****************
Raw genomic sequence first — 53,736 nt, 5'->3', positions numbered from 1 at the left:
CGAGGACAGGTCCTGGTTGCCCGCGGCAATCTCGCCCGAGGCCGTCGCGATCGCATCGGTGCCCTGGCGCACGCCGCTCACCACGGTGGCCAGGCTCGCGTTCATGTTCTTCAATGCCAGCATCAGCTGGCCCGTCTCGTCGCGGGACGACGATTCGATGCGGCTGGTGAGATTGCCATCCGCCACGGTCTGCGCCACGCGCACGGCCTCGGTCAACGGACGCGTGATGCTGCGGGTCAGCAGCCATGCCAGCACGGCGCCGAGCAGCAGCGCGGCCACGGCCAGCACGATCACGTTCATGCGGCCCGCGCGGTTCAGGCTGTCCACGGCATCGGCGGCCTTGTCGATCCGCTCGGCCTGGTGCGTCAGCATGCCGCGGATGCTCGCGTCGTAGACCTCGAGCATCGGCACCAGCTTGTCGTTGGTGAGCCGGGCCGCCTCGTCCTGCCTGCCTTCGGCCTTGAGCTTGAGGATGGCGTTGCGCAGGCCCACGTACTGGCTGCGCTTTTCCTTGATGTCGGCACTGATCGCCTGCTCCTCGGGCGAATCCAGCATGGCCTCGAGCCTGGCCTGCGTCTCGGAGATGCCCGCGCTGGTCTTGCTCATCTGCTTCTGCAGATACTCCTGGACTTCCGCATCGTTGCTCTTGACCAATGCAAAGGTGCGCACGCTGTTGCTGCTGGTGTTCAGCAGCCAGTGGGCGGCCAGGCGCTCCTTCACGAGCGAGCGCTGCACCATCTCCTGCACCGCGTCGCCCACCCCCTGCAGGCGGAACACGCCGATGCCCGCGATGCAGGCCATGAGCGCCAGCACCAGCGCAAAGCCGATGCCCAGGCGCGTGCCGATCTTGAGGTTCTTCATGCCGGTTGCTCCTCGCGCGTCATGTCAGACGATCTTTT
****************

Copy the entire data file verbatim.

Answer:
Raw genomic sequence first — 53,736 nt, 5'->3', positions numbered from 1 at the left:
CGAGGACAGGTCCTGGTTGCCCGCGGCAATCTCGCCCGAGGCCGTCGCGATCGCATCGGTGCCCTGGCGCACGCCGCTCACCACGGTGGCCAGGCTCGCGTTCATGTTCTTCAATGCCAGCATCAGCTGGCCCGTCTCGTCGCGGGACGACGATTCGATGCGGCTGGTGAGATTGCCATCCGCCACGGTCTGCGCCACGCGCACGGCCTCGGTCAACGGACGCGTGATGCTGCGGGTCAGCAGCCATGCCAGCACGGCGCCGAGCAGCAGCGCGGCCACGGCCAGCACGATCACGTTCATGCGGCCCGCGCGGTTCAGGCTGTCCACGGCATCGGCGGCCTTGTCGATCCGCTCGGCCTGGTGCGTCAGCATGCCGCGGATGCTCGCGTCGTAGACCTCGAGCATCGGCACCAGCTTGTCGTTGGTGAGCCGGGCCGCCTCGTCCTGCCTGCCTTCGGCCTTGAGCTTGAGGATGGCGTTGCGCAGGCCCACGTACTGGCTGCGCTTTTCCTTGATGTCGGCACTGATCGCCTGCTCCTCGGGCGAATCCAGCATGGCCTCGAGCCTGGCCTGCGTCTCGGAGATGCCCGCGCTGGTCTTGCTCATCTGCTTCTGCAGATACTCCTGGACTTCCGCATCGTTGCTCTTGACCAATGCAAAGGTGCGCACGCTGTTGCTGCTGGTGTTCAGCAGCCAGTGGGCGGCCAGGCGCTCCTTCACGAGCGAGCGCTGCACCATCTCCTGCACCGCGTCGCCCACCCCCTGCAGGCGGAACACGCCGATGCCCGCGATGCAGGCCATGAGCGCCAGCACCAGCGCAAAGCCGATGCCCAGGCGCGTGCCGATCTTGAGGTTCTTCATGCCGGTTGCTCCTCGCGCGTCATGTCAGACGATCTTTT